1. As a very random fan – I came across you researching the mosaic at the Church of the Multiplication – I will assure you that you have gifts that God will put to work. My husband has been on two search committees in the Episcopal Church, very similar to your denomination. It is very tiring and doubt-filled on that side too. The first search ended in what everyone agreed was a fantastic candidate and the priest ended up as a disaster. He tore the congregation apart, spent down the money in the reserve and the damage is still not totally undone. The second search (and there were 25 years in between when he wouldn’t have trusted himself on a search committee ) has led to a woman who is proving to be so spot on perfect it almost makes me cry. So there’s a lot of angst happening on the other side too!
    Also I will tell you that some members of those committees you’ve met with wanted very much to hire you. Law of probability there, kiddo. And it even may have been God’s intention for you to go there. But there may have been some, most or even one curmudgeon on the committee who couldn’t devine God’s plan and argued that you were too young and inexperienced to take a chance on. (Re the inexperienced piece — always remember that that was not a factor when Jesus was choosing disciples!).
    About God’s plan vs. screwing up – oh yes and all the time. I’ve come to see God’s plan as a shimmering overlay. At this moment, sitting here at my computer over a cup of coffee, God’s plan for my life might be for me to do any number of things – prepare for my appointment with my therapist later this morning, take a shower and completely wake up, make a phone call to reschedule another appointment. The path I have chosen at this minute is to respond to your posting. I feel that that is right and not just my I’m-not-bossy-I-just-know-what-you-should-be-doing side. Whether it is or not, God’s plan now shifts and reconfigures. There is God’s plan for my next moment and there is what I will do. The object of the game is to line up with God as often as possible.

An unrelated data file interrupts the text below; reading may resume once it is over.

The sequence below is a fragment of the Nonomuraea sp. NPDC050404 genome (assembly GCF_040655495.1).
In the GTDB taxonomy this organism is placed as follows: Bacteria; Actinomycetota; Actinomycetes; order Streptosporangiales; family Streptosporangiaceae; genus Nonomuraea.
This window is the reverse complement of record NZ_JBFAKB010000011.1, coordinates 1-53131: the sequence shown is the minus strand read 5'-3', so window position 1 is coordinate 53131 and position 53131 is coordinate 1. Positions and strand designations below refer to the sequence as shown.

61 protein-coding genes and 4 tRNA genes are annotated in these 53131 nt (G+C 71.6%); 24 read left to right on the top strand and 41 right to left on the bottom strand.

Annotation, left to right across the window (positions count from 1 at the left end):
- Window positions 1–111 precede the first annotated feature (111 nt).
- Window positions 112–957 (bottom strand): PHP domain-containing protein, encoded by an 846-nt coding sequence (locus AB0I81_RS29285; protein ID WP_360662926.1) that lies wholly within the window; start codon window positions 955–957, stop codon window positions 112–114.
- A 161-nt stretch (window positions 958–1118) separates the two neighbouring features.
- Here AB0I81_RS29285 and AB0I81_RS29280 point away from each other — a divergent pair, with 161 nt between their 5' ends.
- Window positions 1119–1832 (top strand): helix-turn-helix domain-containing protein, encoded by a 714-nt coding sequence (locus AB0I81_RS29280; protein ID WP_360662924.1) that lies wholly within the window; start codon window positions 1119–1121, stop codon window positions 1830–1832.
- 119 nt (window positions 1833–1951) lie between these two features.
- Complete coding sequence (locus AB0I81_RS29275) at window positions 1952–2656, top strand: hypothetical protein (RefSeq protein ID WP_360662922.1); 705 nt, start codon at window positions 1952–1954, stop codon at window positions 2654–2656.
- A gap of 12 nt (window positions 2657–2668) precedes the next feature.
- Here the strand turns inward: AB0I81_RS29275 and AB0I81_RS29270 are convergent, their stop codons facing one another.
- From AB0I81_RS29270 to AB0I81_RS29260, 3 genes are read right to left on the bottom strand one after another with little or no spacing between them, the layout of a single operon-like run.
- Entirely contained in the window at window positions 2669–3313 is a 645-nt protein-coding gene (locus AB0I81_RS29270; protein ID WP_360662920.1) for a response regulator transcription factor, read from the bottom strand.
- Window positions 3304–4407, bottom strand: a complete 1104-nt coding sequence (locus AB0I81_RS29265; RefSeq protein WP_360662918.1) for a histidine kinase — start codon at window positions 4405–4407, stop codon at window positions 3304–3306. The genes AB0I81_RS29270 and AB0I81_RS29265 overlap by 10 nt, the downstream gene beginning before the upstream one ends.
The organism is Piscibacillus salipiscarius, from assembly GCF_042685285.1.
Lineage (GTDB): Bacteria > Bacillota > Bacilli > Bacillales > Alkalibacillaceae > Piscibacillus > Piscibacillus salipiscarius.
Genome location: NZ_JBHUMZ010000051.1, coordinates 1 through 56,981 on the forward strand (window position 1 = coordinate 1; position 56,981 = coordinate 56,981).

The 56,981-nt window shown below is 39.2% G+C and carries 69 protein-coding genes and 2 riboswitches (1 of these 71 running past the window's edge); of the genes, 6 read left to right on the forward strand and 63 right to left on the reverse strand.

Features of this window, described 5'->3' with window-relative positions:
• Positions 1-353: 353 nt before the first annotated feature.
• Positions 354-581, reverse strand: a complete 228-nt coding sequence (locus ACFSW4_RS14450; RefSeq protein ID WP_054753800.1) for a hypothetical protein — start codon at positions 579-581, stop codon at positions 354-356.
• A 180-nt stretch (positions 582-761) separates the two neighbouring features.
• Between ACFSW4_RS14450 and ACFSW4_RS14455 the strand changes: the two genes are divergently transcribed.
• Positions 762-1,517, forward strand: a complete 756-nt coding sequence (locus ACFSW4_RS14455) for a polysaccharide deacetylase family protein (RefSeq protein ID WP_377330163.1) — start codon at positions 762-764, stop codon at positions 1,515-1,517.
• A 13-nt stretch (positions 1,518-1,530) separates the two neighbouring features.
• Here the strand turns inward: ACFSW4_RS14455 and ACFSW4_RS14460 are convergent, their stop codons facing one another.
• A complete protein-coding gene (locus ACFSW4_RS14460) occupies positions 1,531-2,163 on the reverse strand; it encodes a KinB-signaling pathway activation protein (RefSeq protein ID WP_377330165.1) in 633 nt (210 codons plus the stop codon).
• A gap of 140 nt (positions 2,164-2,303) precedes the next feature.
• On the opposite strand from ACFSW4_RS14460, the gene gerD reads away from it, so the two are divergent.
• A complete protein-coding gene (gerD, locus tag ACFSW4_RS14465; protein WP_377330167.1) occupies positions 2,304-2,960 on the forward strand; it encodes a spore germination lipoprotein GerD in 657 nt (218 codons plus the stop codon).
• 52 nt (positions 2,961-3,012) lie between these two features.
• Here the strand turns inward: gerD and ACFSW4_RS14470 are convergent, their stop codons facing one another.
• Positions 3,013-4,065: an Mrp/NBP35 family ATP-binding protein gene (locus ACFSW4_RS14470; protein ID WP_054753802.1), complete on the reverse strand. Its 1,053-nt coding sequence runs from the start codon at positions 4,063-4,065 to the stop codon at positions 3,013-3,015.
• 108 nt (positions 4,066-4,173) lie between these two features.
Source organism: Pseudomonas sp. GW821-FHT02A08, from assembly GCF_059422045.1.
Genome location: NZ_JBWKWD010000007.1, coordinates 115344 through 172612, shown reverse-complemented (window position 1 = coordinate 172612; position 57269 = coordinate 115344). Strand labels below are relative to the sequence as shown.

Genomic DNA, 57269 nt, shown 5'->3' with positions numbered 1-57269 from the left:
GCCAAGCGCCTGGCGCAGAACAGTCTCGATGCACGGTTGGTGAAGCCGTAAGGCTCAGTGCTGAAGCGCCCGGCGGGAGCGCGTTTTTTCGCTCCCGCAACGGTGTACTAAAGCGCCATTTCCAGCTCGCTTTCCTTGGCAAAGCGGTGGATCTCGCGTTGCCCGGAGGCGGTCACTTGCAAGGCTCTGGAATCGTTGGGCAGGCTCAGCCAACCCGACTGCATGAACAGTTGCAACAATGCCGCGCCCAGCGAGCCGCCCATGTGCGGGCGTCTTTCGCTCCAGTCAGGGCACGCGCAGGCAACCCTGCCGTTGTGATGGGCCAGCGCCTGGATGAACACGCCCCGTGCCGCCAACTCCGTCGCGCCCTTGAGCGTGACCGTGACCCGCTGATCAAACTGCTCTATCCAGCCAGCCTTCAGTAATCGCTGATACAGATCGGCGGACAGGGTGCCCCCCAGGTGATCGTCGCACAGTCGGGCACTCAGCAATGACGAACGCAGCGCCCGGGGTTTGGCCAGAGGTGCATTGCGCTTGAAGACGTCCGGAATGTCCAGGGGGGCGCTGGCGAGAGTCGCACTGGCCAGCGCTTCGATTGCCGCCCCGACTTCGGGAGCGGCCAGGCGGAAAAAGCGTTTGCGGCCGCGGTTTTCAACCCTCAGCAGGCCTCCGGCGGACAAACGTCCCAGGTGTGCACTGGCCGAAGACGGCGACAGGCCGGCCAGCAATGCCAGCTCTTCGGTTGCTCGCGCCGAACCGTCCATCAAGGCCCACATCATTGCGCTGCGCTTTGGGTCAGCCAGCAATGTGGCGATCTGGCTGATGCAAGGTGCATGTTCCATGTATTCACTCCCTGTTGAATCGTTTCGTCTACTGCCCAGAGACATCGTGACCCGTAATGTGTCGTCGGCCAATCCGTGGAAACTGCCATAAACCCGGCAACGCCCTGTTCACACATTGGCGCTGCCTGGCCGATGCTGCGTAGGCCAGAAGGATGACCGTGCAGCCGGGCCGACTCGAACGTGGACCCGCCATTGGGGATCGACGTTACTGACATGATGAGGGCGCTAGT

The opportunity to spend additional time with your grandmother is a precious gift as is the ability to help your parents move. Often moving means change, stripping away memories, paring possessions – there’s a lot of emotion as well as the carting of boxes. If your mom’s knee are anything like mine, she will much appreciate the boxes part. So practice mindfulness and stay in the moment for a bit. Maybe read some Buddhist lit. One I’ve read lately about the oneness of the spirit is called Prayer in the Cave of the Heart: The Universal Call to Contemplation by Brother Cyprian Consiglio.
    I will keep you and your path forward in my prayers.

  2. Take heart. I was touched by this blog, and whereas I (being on the other side of this coin) was wondering…(not having doubts exactly), I’m pretty sure now that this is a perfect match. Remember that congregations can go through several call processes that end without a pastor (and we have). So…I will see you either at Oktoberfest or on All Saints. Be of good cheer…and bring your ideas for Advent and Christmas!